As a standard feature of the Linux kernel, device tree overlays (DTOs) allow for easy enabling and configuration of features and drivers, such as those contained within the standard firmware of a Raspberry Pi system. Using these DTOs it’s trivial to set up features like as a soft power-off button, triggering an external power supply and enable drivers for everything from an external real-time clock (RTC) to various displays, sensors and audio devices, all without modifying the operating system or using custom scripts.
It’s also possible to add your own DTOs to create a custom overlay that combines multiple DTO commands into a single one, or create a custom device tree binary (DTB) for the target hardware. Essentially this DTB is loaded by the Linux kernel on boot to let it know which devices are connected and their configuration settings, very similar to what the BIOS component with x86-based architectures handles automatically.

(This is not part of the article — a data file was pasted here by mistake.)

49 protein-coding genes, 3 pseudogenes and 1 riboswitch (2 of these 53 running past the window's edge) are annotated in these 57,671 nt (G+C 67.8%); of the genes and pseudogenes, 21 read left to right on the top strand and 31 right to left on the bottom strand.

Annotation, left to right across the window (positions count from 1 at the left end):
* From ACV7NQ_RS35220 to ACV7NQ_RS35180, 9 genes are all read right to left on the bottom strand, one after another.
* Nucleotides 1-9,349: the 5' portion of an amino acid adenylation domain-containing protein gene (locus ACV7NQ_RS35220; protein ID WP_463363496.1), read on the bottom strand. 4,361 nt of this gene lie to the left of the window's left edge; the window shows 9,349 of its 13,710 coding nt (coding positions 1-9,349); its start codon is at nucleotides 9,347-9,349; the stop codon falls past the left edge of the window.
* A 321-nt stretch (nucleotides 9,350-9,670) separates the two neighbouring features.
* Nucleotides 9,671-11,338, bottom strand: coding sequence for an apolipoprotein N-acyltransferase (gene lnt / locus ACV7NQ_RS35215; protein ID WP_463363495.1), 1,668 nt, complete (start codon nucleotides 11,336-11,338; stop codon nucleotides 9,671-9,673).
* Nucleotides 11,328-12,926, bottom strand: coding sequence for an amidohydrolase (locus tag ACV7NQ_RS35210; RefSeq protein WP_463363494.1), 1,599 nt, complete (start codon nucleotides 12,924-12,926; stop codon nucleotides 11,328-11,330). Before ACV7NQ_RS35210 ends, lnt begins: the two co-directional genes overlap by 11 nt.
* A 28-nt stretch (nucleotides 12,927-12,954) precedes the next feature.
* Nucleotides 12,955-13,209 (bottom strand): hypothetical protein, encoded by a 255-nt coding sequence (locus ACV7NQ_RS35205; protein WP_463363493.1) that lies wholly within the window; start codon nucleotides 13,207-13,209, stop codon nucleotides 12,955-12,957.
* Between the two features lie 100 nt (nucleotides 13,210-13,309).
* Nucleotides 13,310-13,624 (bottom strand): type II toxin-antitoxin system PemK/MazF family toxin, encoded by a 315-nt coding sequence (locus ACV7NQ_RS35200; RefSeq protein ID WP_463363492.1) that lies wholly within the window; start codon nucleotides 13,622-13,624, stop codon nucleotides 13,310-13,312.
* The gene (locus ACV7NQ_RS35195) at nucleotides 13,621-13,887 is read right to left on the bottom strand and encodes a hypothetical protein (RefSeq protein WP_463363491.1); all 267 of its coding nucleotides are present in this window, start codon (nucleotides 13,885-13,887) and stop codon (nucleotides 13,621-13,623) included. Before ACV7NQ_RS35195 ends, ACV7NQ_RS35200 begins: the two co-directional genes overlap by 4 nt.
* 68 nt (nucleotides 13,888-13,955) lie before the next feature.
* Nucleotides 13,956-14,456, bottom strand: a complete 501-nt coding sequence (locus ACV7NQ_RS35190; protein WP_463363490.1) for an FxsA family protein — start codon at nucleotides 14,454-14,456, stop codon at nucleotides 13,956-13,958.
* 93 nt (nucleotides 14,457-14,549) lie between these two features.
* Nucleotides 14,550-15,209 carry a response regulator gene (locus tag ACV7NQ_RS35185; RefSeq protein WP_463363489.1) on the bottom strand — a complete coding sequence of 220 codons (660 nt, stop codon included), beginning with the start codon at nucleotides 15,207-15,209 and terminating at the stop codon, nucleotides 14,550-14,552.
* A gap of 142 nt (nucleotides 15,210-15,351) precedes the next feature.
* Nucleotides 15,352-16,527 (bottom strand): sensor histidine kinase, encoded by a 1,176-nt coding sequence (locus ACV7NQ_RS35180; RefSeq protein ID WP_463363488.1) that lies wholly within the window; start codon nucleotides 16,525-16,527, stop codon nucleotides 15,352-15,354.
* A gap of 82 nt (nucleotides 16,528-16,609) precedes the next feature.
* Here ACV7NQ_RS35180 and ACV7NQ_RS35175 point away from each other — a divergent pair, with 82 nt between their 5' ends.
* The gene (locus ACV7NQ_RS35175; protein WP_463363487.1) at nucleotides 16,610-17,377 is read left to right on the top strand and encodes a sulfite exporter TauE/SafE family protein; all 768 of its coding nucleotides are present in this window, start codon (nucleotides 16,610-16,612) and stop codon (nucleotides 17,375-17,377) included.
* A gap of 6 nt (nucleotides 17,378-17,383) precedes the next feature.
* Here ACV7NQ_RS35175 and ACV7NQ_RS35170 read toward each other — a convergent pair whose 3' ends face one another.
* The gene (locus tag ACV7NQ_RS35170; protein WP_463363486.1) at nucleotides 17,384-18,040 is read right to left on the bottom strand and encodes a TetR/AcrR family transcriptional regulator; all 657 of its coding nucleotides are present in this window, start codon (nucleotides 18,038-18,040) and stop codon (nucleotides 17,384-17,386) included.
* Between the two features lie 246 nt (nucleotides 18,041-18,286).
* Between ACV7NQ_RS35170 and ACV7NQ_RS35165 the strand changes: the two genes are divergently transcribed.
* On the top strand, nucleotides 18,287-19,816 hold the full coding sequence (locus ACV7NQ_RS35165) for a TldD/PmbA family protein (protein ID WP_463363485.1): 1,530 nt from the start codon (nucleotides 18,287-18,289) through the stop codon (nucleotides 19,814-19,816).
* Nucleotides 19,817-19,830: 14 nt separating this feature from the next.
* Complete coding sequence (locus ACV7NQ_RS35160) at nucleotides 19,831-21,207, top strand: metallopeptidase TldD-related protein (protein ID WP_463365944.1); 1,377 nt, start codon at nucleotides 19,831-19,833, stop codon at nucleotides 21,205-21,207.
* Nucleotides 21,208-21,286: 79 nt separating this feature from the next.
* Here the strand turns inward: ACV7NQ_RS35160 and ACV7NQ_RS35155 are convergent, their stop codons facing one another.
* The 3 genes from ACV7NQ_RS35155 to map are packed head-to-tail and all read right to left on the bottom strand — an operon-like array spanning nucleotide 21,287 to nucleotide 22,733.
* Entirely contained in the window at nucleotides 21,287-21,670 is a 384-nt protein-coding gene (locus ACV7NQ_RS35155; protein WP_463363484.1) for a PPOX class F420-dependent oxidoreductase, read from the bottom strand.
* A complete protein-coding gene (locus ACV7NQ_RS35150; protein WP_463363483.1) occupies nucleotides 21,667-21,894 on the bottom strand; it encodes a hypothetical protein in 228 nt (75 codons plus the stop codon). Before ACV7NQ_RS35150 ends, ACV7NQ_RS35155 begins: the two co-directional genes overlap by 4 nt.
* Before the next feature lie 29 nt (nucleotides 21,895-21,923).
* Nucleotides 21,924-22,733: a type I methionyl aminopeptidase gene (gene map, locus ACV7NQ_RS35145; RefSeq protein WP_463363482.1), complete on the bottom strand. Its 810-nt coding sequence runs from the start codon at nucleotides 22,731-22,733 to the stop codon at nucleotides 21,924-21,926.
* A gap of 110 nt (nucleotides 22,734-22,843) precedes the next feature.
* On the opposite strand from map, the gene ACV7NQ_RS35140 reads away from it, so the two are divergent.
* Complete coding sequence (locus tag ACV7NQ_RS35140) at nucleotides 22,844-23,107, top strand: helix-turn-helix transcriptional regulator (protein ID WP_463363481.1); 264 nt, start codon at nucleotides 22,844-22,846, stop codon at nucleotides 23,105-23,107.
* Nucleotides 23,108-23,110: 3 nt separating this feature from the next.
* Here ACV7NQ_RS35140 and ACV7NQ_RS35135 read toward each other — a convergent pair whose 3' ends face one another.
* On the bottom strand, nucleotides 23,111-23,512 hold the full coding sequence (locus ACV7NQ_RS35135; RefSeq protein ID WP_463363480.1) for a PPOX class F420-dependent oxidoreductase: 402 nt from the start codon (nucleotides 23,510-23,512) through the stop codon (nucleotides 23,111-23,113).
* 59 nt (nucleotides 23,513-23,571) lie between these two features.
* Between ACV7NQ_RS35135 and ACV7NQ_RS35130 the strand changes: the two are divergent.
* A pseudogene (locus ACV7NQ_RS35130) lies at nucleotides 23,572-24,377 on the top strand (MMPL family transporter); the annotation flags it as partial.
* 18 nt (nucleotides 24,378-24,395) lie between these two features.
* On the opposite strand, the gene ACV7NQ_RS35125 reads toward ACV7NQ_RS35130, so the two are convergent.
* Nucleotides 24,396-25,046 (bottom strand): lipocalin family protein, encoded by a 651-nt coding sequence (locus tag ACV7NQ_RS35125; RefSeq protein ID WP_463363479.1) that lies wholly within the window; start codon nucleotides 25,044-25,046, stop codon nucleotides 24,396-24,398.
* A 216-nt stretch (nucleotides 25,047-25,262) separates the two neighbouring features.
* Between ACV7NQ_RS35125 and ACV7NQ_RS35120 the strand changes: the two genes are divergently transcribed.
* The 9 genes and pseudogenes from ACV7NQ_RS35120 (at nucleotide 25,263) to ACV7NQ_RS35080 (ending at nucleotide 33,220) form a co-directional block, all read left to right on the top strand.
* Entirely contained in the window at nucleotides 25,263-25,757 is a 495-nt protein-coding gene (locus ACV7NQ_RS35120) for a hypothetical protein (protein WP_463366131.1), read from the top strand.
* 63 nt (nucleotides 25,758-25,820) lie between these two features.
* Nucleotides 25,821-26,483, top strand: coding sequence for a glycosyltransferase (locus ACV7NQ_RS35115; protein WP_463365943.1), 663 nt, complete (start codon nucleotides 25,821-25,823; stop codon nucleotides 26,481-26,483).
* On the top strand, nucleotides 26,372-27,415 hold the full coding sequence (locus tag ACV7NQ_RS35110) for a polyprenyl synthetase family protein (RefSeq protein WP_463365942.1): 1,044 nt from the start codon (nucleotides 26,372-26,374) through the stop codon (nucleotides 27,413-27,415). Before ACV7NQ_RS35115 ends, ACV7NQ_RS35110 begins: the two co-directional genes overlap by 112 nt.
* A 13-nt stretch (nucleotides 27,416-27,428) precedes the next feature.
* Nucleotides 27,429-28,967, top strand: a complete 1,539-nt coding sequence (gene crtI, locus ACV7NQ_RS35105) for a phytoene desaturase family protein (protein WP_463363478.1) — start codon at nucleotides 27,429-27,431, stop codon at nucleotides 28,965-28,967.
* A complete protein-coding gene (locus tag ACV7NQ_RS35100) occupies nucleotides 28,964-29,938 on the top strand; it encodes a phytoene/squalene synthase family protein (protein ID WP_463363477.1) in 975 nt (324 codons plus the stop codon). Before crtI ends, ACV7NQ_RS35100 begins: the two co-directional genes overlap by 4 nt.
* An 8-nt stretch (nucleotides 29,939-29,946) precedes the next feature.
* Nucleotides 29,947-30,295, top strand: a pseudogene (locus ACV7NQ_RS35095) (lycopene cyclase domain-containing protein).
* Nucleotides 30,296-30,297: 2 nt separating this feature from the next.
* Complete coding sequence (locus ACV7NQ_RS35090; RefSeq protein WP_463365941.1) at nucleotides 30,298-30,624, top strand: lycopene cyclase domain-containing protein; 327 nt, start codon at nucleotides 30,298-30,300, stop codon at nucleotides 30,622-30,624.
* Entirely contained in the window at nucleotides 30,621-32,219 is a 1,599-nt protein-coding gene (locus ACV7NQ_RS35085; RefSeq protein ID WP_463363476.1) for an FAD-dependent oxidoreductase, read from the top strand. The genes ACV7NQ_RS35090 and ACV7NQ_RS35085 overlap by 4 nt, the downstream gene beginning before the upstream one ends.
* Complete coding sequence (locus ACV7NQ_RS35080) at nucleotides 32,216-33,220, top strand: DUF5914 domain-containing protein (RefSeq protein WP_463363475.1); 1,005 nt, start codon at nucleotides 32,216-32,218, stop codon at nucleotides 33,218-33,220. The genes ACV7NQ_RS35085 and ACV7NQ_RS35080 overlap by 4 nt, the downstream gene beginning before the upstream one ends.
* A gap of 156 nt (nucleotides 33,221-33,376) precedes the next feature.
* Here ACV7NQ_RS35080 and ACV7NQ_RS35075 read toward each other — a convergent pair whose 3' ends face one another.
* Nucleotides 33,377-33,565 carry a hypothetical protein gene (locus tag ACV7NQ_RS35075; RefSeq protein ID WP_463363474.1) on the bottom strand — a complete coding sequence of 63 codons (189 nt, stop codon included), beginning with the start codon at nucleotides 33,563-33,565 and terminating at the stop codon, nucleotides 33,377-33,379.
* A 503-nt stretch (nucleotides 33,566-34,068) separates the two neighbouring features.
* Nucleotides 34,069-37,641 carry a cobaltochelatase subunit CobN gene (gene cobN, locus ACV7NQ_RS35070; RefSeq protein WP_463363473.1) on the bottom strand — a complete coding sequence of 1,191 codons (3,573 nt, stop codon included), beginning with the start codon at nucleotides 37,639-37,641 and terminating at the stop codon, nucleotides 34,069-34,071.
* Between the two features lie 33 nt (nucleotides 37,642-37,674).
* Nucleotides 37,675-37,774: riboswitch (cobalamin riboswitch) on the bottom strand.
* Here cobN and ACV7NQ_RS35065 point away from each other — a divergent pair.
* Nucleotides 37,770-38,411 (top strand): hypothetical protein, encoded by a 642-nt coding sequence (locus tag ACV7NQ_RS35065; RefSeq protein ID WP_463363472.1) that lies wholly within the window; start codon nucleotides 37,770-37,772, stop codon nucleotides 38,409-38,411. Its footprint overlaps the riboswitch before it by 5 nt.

Ultimately, the DTB concept and the use of overlays allow for easy configuration of such optional devices and GPIO pin settings, especially when made configurable through a simple text file as on the Raspberry Pi SBC platform.
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